[Gtk-sharp-list] Fwd: Re: Gtk# instability nightmares

Aaron Oxford aaron at hardwarehookups.com.au
Sat Apr 7 04:06:04 EDT 2007

Hi Mike, Alp.

At 01:31 AM 7/04/2007, you wrote:
>AFAICT, this is only an issue on win32, correct?  I have not heard
>reports of any instability on linux that this "workaround" fixes.  I had
>considered in the past adding such a check with platform specific
>guarding around it for win32, but have resisted doing that because it
>felt like a workaround if added to Gtk#.
>glib_thread_init is only necessary if using glib from multiple threads.
>I was under the impression the g_idle and g_timeout were exceptions to
>this rule, and allowed context switching from non-gui to gui threads.
>This works on linux just fine.  But it turns out from talking to Tor
>that it's just a fluke.  The win32 port requires the g_thread_init call
>in that scenario.
>So I'm now thinking we need to add the GLib.Thread.Init call as you
>suggested.  However, the Gdk.Threads.Init call should not really be
>implicitly performed for every Gtk# application.  The burden of calling
>that function should fall on the user, and only on users who really
>really really really know what they are doing and want to do
>multithreaded drawing.  Otherwise, it is unnecessary overhead for all
>the programs that don't need it.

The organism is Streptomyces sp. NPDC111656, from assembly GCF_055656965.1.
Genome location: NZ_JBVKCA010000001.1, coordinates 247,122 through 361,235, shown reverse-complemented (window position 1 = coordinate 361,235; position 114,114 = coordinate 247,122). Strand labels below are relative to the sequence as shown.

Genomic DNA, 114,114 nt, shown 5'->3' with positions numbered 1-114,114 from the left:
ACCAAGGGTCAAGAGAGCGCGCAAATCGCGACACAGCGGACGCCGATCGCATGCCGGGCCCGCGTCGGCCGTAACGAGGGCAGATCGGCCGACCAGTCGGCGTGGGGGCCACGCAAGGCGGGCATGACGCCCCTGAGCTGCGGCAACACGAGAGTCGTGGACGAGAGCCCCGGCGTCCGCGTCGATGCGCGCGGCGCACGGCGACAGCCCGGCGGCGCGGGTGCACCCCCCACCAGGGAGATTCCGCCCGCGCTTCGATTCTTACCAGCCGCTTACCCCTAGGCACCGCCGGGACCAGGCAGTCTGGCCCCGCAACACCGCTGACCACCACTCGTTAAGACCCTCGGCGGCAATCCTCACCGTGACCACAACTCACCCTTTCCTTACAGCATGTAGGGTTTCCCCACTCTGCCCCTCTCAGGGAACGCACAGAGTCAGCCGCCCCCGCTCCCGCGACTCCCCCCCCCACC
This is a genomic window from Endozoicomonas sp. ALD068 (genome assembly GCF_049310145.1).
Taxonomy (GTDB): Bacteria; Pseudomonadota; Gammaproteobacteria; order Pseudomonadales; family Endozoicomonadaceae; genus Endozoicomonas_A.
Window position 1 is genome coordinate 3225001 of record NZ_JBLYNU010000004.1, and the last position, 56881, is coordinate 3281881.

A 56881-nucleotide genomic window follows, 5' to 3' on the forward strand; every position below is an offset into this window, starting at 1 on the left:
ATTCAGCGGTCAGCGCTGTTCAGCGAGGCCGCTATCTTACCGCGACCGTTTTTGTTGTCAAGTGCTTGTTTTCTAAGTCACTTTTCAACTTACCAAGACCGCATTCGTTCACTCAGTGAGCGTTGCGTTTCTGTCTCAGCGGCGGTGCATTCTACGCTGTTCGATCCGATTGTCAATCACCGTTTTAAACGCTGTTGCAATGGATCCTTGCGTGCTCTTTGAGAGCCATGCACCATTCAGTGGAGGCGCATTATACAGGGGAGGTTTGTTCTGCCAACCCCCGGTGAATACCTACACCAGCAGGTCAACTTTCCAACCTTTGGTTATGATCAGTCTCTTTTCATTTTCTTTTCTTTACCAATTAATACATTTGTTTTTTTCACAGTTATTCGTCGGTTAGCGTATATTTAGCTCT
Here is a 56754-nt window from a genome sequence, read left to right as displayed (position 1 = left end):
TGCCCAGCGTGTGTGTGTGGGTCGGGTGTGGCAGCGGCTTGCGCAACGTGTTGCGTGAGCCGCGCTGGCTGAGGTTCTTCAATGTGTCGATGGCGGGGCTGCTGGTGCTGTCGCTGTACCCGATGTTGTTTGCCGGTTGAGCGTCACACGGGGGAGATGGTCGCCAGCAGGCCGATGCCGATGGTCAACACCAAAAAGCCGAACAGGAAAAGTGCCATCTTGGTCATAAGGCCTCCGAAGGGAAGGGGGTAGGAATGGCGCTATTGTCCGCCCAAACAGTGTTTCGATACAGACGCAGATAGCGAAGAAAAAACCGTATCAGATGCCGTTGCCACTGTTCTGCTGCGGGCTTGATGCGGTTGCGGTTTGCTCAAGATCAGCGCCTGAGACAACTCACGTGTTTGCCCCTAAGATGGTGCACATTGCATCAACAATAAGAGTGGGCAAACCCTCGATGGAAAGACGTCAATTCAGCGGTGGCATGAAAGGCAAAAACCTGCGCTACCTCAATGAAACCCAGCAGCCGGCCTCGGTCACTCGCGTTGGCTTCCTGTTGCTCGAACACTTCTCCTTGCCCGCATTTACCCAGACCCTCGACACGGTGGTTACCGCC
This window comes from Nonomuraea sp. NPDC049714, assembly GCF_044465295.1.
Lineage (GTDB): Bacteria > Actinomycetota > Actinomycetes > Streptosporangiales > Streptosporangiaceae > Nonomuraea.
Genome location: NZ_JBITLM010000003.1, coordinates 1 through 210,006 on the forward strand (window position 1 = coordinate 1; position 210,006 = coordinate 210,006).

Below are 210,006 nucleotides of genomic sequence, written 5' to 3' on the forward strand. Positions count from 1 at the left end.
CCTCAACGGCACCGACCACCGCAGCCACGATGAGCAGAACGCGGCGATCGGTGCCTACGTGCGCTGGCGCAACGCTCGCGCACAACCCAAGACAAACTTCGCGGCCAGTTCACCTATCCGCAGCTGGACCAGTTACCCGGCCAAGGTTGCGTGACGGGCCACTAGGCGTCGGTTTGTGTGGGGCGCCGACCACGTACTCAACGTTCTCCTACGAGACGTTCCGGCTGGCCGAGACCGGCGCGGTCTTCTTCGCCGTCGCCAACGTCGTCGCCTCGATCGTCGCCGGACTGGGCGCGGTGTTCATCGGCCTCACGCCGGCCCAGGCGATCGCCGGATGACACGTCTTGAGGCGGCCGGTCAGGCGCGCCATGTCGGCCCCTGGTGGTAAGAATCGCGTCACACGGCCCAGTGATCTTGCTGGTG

As far as I know, being only a Windows user at this point, the issue 
only arises on certain Windows systems. What I'd like to know is what 
the actual issue is. If a non-threadsafe operation is being performed 
and just happens to work on most systems, all it takes is a change in 
architecture or in the Linux kernel for example to break the API on 
those other systems.

 From a purely chump user POV, I don't agree with the idea that it's 
my responsibility to use work-arounds to make an API stable on a 
not-uncommon target platform. I also can't imagine what amount of 
overhead could justify not ensuring this stability when problems are 
occuring with Gtk#'s own sample applications - what I'm saying is 
that if what I'm observing is in fact the norm, the problem is not 
limited to advanced uses of Gtk# or to systems that are particularly unusual.

> > When I originally implemented the GLib.Thread class, I proposed that it
> > be used automatically in Application.Init(). Mike made the point that
> > Gtk# is a binding and that there's value in keeping a one-to-one mapping
> > of the original API to the C# API to ease porting between languages.
> > It'd be annoying to find out that Gtk# was doing magic behind the scenes
> > yet your identical c/pygtk/gtkmm port doesn't work.
>I don't recall that discussion.  My recollection was being opposed to
>the overhead of performing that initialization indiscriminately for
>applications that did not intend to use it.

Are you now saying you've changed your mind? And again I'd like to 
know more about what this overhead is - is this something I should be 
programmatically deciding to do or not do based on examination of the 
system I'm running on? Or is this something that can be fixed over 
time in GLib/Gdk themselves?

Thanks in advance for any further info.

Aaron Oxford   -   aaron+hardwarehookups .com .au
Director, Innovative Computer Solutions (Aust) Pty. Ltd.
49 Maitland Rd, Mayfield, NSW 2304 Australia
Developer, SourceForge project VioLet Composer

More information about the Gtk-sharp-list mailing list